PM’s French Adventures in the Matrix

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PeterMollenburg
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Language Log: https://forum.language-learners.org/vie ... 15&t=16235
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Re: PM’s French Adventures in the Matrix

Postby PeterMollenburg » Tue Apr 30, 2019 10:40 am

Sarafina wrote:Good luck. Which courses do you have left to finish? I wish that I had your disclipine when it comes to using courses. It would be really beneficial to my French if I actually devoted an hour to two a day into finishing the small handful of French pronunciation/grammar courses that I have.



Okay I changed my mind. Thank you for the compliment, Sarafina, btw, and thank you for the good luck wishes. Seems like I like running fromthe law, I mean the forum, no, my own ridiculous nature is what I'm running from. Although I'm not running, I'm just sitting here. Just thought I'd mention that in case some of you get confused and actually think I am running, coz I'm not. So here's my lists, beginning with courses I have completed in French which has hardly budged much in a very long time:

FRENCH COURSES COMPLETED

1 First Thousand Words in French
2 Hugo French in 3 Months
3 Colloquial French
4 Usborne French Dictionary for Beg's
5 Michel Thomas Total French
6 Michel Thomas Perfect French
7 Michel Thomas Masterclass French
8 Pimsleur French I
9 Fluenz French I
10 Pimsleur French II
11 French all talk - Linguaphone
12 Learn French with Paul Noble
13 Rocket French Premium
14 Fluenz French 2
15 Mastering French 1 (FSI units 1-6)
16 Pimsleur French III
17 Living Language Essential French
18 Pimsleur French IV
19 Fluenz French 3
20 Rocket French Premium Plus
21 Assimil New French with Ease
22 Rocket French Platinum
23 Pimsleur French V
24 Teach Yourself Get Started in French
25 Fluenz French 4
26 DLI : Headstart for Belgium
27 Living Language Intermediate French
28 CLE : Gram Prog du FR (débutant)
29 Assimil Using French
30 Glossika EN-FR Level 1
31 Glossika EN-FR Level 2
32 Glossika EN-FR Level 3

What follows are a handful of vocabulary resources. They are not part of my must do course list, they are side projects, that can even be worked on alongside native content here in there in the process of acquiring more vocabulary in an abstract way. I expect to be referring to/using these vocab resources sporadically throughout my French journey, courses or not.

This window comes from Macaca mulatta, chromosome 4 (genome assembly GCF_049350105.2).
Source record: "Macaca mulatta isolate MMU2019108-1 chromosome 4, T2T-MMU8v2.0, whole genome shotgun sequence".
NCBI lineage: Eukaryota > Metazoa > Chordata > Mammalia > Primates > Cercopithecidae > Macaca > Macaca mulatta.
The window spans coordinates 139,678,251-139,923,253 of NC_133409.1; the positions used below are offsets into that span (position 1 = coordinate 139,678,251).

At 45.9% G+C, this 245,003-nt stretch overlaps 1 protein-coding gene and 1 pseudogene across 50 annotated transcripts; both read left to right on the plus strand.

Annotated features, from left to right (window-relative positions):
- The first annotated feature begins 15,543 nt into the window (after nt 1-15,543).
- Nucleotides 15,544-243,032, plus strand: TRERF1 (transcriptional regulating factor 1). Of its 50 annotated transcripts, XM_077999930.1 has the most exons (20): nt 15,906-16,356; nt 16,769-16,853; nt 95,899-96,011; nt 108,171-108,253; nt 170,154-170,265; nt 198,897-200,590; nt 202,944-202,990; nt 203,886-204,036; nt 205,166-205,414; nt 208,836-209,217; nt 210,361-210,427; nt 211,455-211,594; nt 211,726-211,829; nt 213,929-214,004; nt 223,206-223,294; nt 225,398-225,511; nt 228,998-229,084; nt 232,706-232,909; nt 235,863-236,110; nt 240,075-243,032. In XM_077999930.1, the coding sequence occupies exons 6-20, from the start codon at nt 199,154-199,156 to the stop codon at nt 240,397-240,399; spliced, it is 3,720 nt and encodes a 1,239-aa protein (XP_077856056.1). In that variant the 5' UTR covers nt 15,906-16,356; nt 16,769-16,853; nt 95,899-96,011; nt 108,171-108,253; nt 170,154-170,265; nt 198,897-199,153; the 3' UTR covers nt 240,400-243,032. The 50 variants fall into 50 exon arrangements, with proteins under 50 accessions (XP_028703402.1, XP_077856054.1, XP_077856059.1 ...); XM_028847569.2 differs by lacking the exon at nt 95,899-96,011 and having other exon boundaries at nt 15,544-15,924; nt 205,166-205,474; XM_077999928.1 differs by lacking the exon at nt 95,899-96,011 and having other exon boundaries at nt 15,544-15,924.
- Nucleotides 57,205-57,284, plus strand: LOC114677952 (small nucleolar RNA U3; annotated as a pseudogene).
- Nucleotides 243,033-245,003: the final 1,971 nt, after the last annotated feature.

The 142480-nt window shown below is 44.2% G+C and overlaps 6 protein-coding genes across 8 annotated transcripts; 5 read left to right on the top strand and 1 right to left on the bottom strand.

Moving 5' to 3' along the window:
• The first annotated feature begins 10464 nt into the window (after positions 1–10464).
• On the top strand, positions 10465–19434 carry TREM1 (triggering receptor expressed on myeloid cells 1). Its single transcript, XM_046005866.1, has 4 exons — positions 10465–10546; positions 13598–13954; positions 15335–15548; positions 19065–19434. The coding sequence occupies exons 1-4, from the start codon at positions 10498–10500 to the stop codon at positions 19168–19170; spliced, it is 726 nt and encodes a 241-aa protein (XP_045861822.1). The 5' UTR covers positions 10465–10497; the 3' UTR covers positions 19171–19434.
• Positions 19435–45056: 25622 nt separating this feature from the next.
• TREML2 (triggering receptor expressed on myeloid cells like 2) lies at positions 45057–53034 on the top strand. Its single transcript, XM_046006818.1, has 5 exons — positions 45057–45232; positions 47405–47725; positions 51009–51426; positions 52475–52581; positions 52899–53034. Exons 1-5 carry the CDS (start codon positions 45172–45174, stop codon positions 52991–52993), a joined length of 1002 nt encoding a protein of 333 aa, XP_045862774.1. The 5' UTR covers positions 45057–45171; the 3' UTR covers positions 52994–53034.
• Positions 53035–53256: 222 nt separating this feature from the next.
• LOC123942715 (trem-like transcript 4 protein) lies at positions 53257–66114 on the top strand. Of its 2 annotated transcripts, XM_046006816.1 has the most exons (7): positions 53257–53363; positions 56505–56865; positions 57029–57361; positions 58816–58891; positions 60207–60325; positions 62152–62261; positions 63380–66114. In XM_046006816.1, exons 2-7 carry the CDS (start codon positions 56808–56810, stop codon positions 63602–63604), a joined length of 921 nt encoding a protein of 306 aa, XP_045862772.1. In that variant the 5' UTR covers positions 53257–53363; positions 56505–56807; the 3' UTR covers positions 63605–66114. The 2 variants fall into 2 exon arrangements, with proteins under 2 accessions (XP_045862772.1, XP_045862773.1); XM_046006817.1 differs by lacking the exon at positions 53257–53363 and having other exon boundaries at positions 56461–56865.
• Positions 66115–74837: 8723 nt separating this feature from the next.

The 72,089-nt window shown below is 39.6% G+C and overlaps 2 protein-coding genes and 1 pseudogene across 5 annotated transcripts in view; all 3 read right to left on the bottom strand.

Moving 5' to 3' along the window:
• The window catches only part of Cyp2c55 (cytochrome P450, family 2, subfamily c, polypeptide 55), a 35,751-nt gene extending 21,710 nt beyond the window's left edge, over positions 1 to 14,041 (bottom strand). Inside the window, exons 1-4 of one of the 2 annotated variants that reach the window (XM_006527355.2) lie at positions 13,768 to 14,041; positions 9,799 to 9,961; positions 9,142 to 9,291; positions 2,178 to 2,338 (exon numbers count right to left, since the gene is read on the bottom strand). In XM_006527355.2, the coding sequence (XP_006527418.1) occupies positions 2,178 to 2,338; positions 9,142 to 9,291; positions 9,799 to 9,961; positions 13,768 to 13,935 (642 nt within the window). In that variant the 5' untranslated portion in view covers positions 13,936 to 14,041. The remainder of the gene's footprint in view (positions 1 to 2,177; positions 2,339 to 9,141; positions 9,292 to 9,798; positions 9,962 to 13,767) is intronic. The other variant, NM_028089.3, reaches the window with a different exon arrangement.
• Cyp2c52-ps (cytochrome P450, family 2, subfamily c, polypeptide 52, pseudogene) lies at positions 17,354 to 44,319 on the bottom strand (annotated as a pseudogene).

VOCABULARY RESOURCES
1. Michel Durand's Words, Phrases & Sentences
2. French Vocabulary Lists
3. CLE : Vocabulaire Progressif du Français (débutant)
4. CLE : Vocabulaire Progressif du Français (intermédiaire)
5. A Frequency Dictionary of French (5000 words)
6. Bilingual French Visual Dictionary (6000 words)
7. FR - EN/NL speakers (9000 wds)
8. CLE : Vocabulaire Progressif du Français (avancé)
9. Barron's Mastering French Vocab.
10. Van Dale Groot Beeldwoordenboek (EN/NL/DE/FR/ES) (22,500 words)
11. Mot à Mot New Advanced French Vocabulary
12. Streetwise French Dict / Thesarus
13. Dirty French
14. CLE : Vocabulaire Progressif du Français (perfectionnement)

And here is my massive list of courses. I'm currently working on numbers 1, 2 and 3 as of the last couple of days. I'm not focusing on any components of courses that I know like the back of my hand. In the beginning sections of numbers 1 and 2 for example I'm flying through pages as it's stuff I've covered before, i'm just mining for unkown words and contstructions, avoiding much of the English waffle in Vis-à-vis and not caring too much about detail at the beginner's stages. Unlike in the past, I will not listen to every piece of audio, read every piece of text nor do every exercise. When the content becomes harder I'll slow down and focus.